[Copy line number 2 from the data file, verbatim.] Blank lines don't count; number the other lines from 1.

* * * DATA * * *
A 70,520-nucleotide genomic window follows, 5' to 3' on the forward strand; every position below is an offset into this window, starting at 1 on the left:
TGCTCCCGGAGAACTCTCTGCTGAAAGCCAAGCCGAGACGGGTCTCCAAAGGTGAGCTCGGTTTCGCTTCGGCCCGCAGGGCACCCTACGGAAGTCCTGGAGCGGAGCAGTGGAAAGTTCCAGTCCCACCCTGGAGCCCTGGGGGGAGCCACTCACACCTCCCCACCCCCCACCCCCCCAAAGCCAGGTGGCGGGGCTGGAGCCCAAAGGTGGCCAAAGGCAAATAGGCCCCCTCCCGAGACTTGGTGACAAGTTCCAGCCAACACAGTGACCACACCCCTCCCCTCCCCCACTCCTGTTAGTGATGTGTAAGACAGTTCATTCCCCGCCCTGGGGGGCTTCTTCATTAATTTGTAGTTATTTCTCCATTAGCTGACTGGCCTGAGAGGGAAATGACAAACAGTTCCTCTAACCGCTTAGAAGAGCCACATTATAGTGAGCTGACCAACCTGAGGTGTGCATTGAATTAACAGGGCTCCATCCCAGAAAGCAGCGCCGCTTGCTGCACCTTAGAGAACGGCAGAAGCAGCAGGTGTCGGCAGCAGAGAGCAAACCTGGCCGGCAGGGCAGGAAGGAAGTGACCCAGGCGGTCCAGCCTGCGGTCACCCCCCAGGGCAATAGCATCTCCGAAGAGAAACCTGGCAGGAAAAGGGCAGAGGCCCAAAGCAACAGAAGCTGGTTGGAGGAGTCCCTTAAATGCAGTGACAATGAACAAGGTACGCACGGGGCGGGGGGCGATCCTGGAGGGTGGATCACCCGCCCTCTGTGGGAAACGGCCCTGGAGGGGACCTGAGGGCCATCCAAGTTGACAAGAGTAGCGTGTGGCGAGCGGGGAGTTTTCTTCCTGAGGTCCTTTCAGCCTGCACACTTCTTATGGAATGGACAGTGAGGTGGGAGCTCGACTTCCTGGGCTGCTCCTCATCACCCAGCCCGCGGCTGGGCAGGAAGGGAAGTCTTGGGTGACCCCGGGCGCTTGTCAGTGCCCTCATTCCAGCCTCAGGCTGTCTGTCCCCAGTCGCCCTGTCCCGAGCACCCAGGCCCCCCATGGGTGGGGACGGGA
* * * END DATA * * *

TGCTCCCGGAGAACTCTCTGCTGAAAGCCAAGCCGAGACGGGTCTCCAAAGGTGAGCTCGGTTTCGCTTCGGCCCGCAGGGCACCCTACGGAAGTCCTGGAGCGGAGCAGTGGAAAGTTCCAGTCCCACCCTGGAGCCCTGGGGGGAGCCACTCACACCTCCCCACCCCCCACCCCCCCAAAGCCAGGTGGCGGGGCTGGAGCCCAAAGGTGGCCAAAGGCAAATAGGCCCCCTCCCGAGACTTGGTGACAAGTTCCAGCCAACACAGTGACCACACCCCTCCCCTCCCCCACTCCTGTTAGTGATGTGTAAGACAGTTCATTCCCCGCCCTGGGGGGCTTCTTCATTAATTTGTAGTTATTTCTCCATTAGCTGACTGGCCTGAGAGGGAAATGACAAACAGTTCCTCTAACCGCTTAGAAGAGCCACATTATAGTGAGCTGACCAACCTGAGGTGTGCATTGAATTAACAGGGCTCCATCCCAGAAAGCAGCGCCGCTTGCTGCACCTTAGAGAACGGCAGAAGCAGCAGGTGTCGGCAGCAGAGAGCAAACCTGGCCGGCAGGGCAGGAAGGAAGTGACCCAGGCGGTCCAGCCTGCGGTCACCCCCCAGGGCAATAGCATCTCCGAAGAGAAACCTGGCAGGAAAAGGGCAGAGGCCCAAAGCAACAGAAGCTGGTTGGAGGAGTCCCTTAAATGCAGTGACAATGAACAAGGTACGCACGGGGCGGGGGGCGATCCTGGAGGGTGGATCACCCGCCCTCTGTGGGAAACGGCCCTGGAGGGGACCTGAGGGCCATCCAAGTTGACAAGAGTAGCGTGTGGCGAGCGGGGAGTTTTCTTCCTGAGGTCCTTTCAGCCTGCACACTTCTTATGGAATGGACAGTGAGGTGGGAGCTCGACTTCCTGGGCTGCTCCTCATCACCCAGCCCGCGGCTGGGCAGGAAGGGAAGTCTTGGGTGACCCCGGGCGCTTGTCAGTGCCCTCATTCCAGCCTCAGGCTGTCTGTCCCCAGTCGCCCTGTCCCGAGCACCCAGGCCCCCCATGGGTGGGGACGGGA